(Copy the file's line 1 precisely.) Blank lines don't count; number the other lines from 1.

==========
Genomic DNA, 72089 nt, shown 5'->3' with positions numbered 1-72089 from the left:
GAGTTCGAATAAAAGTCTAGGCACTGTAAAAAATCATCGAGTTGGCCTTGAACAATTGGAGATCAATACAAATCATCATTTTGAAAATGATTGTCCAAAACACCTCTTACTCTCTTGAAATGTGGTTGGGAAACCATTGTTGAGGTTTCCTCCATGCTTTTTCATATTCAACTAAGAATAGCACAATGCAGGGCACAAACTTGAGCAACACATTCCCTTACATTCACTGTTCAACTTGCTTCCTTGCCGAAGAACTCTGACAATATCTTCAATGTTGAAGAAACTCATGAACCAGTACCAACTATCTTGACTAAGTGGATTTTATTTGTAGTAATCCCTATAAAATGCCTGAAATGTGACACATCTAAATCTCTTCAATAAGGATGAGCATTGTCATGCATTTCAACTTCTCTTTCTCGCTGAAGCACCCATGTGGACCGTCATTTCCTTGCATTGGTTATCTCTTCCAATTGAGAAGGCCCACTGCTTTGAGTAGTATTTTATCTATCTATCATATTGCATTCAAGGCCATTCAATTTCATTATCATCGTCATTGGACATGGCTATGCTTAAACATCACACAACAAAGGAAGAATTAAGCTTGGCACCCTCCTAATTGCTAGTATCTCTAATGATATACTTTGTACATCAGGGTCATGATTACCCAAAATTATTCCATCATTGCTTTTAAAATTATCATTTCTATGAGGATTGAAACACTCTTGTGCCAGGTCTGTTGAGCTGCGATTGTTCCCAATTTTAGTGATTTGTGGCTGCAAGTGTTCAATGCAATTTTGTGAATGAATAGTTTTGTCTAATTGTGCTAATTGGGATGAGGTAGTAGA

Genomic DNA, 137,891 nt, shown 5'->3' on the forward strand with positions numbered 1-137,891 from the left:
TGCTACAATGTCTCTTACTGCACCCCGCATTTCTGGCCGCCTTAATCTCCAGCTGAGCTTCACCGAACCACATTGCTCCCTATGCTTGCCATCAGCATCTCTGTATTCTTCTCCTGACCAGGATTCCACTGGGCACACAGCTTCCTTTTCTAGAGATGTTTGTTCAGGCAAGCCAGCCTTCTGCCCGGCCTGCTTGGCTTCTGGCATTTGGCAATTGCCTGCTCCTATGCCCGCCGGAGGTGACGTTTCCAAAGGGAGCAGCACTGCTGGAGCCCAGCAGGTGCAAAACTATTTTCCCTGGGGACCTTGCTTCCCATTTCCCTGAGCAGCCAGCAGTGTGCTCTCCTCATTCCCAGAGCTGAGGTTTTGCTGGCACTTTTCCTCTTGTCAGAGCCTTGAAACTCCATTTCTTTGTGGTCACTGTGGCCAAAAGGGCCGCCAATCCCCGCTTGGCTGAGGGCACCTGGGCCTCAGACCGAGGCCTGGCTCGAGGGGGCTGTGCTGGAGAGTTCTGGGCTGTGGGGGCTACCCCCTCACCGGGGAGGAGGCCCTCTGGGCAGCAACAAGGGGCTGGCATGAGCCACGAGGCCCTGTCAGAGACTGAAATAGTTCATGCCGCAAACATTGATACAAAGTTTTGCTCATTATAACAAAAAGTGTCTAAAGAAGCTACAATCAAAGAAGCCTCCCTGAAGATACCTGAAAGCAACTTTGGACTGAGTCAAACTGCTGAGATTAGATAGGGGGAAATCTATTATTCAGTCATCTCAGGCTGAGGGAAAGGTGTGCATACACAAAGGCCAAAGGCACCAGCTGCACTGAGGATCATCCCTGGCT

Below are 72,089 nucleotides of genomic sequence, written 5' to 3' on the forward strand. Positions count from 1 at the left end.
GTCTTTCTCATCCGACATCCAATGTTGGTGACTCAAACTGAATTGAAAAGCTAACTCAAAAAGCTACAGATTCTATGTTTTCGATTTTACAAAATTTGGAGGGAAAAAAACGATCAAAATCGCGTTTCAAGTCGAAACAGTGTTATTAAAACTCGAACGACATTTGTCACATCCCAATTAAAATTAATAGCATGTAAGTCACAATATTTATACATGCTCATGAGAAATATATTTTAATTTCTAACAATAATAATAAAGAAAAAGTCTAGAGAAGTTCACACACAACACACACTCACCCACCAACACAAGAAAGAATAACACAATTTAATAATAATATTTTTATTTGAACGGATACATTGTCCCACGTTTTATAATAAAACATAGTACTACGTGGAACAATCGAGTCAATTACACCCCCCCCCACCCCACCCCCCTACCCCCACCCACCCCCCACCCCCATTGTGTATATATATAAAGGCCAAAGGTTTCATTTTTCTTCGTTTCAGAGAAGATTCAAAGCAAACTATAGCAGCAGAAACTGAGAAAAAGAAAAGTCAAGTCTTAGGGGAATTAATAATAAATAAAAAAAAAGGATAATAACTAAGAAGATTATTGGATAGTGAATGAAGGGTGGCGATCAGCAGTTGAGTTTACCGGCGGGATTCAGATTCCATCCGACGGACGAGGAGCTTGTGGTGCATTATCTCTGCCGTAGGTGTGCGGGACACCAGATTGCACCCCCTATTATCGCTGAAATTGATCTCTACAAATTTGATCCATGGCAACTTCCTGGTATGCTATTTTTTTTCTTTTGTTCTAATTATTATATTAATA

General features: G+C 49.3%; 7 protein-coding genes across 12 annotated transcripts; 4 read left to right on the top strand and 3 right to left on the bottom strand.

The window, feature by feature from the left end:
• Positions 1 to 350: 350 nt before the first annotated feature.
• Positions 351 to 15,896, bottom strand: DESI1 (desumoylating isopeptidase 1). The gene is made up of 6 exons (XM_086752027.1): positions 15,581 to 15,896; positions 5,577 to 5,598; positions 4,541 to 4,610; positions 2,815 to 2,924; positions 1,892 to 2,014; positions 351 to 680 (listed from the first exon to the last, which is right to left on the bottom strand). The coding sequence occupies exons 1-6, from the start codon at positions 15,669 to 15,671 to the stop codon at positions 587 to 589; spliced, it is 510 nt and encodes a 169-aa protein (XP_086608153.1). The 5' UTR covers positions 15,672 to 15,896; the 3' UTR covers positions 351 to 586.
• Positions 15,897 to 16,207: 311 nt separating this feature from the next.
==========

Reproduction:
Genomic DNA, 72089 nt, shown 5'->3' with positions numbered 1-72089 from the left: